- Megan Bingham
Stephen King is best known for his terrifying and macabre horror novels. Many of his sadistic stories have grazed the minds of readers over the years. King loves to leave an uncomfortable impact on the psyche of his readers through nightmare-fueled characters such as the evil Pennywise, the Dancing Clown in IT (1980); the vicious vampire Kurt Barlow in 'Salems Lot (1975); and, of course, the dangerously haunted Overlook Hotel in The Shining (1977).
One of his epic, long-lasting creations is The Dark Tower series. Last year, Columbia Pictures announced that it's releasing a movie based on The Dark Tower series, starring Idris Elba as Roland and Matthew McConaughey as The Man in Black. To King's fans' dismay (and delight, in some cases), the film will not be an adaptation of first installment, The Gunslinger. Instead, it will be a quasi-sequel to the whole series, following the ending of the last book, The Dark Tower. It will be released August 4, 2017. Check out the first offical trailer below.
In The Gunslinger, the reader meets Roland Deschain of Gilead, who seems to be on an impossible quest. Wandering among the ruins of the Old West Mid-World, Roland seeks the fabled Dark Tower, which is said to be the gate to all universes. Roland is in favor of seeking another world since Mid-World seems to "moved on," with war, famine, and plague. Some cities and towns have completely vanished, while time does not flow like it should. The sun sometimes sets in the East and rises in the West. However memories of our own world exist in Mid-World, including the tune to "Hey Jude," and the children's rhyme, "Beans, Beans, the Magical Fruit." Along with the Dark Tower, Roland is also searching for The Man in Black (King fans will also know him as the demonic Randall Flagg from The Stand), a powerful wizard who has subtle connections with the tower and who is a servant of an unknown, more powerful enemy. Roland's pursuit of The Man in Black heats up when he realizes he's not far behind him.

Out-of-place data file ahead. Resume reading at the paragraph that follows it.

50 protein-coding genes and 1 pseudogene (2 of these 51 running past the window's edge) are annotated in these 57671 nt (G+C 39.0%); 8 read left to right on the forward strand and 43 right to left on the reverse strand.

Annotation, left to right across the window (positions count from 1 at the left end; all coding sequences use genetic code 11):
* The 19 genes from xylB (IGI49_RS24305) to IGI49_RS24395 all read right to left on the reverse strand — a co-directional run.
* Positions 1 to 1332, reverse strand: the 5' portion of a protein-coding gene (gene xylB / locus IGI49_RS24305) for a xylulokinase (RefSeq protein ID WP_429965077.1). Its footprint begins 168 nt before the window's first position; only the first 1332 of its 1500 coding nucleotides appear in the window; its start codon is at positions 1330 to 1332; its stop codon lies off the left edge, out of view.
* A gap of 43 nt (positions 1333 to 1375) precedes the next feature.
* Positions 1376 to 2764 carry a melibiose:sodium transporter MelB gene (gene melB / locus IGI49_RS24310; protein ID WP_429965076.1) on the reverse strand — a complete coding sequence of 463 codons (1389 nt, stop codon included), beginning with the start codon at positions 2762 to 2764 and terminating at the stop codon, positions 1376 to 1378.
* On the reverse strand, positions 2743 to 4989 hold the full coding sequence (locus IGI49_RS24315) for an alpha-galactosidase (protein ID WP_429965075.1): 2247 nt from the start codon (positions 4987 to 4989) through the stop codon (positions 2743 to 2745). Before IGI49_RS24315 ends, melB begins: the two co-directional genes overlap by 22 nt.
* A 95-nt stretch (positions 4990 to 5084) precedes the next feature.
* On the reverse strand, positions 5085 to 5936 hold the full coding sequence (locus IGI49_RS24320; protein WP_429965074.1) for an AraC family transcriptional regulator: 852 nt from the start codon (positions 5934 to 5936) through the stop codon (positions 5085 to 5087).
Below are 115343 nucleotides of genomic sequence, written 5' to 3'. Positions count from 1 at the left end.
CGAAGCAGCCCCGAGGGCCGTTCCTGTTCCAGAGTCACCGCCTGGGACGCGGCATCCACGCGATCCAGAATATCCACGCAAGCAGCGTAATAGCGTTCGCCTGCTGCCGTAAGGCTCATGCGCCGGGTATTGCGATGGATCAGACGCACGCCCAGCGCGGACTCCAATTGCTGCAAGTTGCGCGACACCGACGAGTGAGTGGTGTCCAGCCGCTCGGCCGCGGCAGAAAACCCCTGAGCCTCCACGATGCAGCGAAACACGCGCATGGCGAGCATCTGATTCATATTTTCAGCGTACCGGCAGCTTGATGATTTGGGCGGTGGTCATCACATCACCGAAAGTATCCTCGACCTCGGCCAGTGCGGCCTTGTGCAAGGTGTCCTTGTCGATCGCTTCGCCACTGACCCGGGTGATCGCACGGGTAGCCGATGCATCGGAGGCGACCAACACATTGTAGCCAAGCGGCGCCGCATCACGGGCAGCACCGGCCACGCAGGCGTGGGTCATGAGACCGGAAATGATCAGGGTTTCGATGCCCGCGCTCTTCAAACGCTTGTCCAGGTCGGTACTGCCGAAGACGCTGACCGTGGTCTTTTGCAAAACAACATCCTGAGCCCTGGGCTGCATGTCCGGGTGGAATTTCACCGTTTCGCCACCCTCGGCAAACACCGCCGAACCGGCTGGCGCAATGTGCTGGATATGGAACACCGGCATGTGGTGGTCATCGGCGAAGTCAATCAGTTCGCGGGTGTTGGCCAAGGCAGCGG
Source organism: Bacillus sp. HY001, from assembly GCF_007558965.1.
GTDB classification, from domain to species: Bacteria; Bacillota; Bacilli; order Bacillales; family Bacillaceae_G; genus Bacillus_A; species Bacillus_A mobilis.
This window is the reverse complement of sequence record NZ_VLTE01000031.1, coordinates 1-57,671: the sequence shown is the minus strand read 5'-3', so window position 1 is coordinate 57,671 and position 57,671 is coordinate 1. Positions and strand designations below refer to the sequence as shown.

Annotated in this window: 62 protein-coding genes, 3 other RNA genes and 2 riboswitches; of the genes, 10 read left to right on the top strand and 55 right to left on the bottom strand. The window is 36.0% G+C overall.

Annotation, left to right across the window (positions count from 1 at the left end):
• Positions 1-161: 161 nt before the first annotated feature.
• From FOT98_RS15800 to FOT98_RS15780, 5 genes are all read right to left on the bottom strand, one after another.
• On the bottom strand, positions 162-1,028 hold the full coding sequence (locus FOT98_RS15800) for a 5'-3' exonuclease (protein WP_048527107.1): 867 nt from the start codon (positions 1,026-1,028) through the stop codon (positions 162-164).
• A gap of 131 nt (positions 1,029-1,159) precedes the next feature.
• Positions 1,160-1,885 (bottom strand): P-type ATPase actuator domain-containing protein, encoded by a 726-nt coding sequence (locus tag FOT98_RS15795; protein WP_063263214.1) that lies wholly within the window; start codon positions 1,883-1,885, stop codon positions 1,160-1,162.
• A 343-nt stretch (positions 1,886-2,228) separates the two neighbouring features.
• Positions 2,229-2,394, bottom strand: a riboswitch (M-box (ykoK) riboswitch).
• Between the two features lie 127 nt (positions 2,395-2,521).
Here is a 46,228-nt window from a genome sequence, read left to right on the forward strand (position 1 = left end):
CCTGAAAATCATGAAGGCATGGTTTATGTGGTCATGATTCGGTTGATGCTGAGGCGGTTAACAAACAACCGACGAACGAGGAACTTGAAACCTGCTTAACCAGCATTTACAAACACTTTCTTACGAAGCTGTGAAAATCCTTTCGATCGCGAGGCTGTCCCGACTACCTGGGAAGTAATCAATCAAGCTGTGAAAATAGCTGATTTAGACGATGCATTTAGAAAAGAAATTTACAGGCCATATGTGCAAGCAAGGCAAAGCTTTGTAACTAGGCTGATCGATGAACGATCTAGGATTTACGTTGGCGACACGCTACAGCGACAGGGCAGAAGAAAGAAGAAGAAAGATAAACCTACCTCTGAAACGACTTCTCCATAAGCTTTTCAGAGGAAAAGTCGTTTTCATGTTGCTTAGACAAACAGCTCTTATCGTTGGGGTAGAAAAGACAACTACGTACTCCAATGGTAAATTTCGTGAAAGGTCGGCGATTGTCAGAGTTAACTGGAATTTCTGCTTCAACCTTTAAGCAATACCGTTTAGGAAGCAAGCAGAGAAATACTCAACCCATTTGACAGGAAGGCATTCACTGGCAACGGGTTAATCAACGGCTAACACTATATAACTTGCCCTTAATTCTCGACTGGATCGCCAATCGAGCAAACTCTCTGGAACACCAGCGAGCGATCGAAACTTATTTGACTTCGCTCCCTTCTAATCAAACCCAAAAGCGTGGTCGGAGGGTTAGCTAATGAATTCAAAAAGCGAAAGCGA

King incorporates multiple genres including fantasy, science fiction, horror, and even Western. The Dark Tower itself appears as both a metaphorical and physical goal to an immense cast of characters. The series also expands King's multiverse and has the same timeline as many of his other novels. As the story marches on, more is revealed about Roland's quest, and others in Mid-World and the real world join him on his journey.
Recently King tweeted a photo of the Horn of Eld with the caption "Last Time Around," which is related to a scene from the end of the final book. Constant readers of the series who have made it through one prequel, eight novels, and 4,250 pages of Roland's quest know exactly what King's ambiguous tweet means. For those who are just beginning, or are thinking about starting the The Dark Tower series, I leave you with this quote from the The Dark Tower:
“The road and the tale have both been long, would you not say so? The trip has been long and the cost has been high. . .but no great thing was ever attained easily. A long tale, like a tall Tower, must be built a stone at a time.”
If you would like to read the series, featured in order...
The Little Sisters of Eluria (1998)
The Gunslinger (1982)
The Drawing of the Three (1987)
The Waste Lands (1991)
Wizard and Glass (1997)
The Wind Through the Keyhole (2012)
Wolves of the Calla (2003)
Song of Susannah (2004)
The Dark Tower (2004)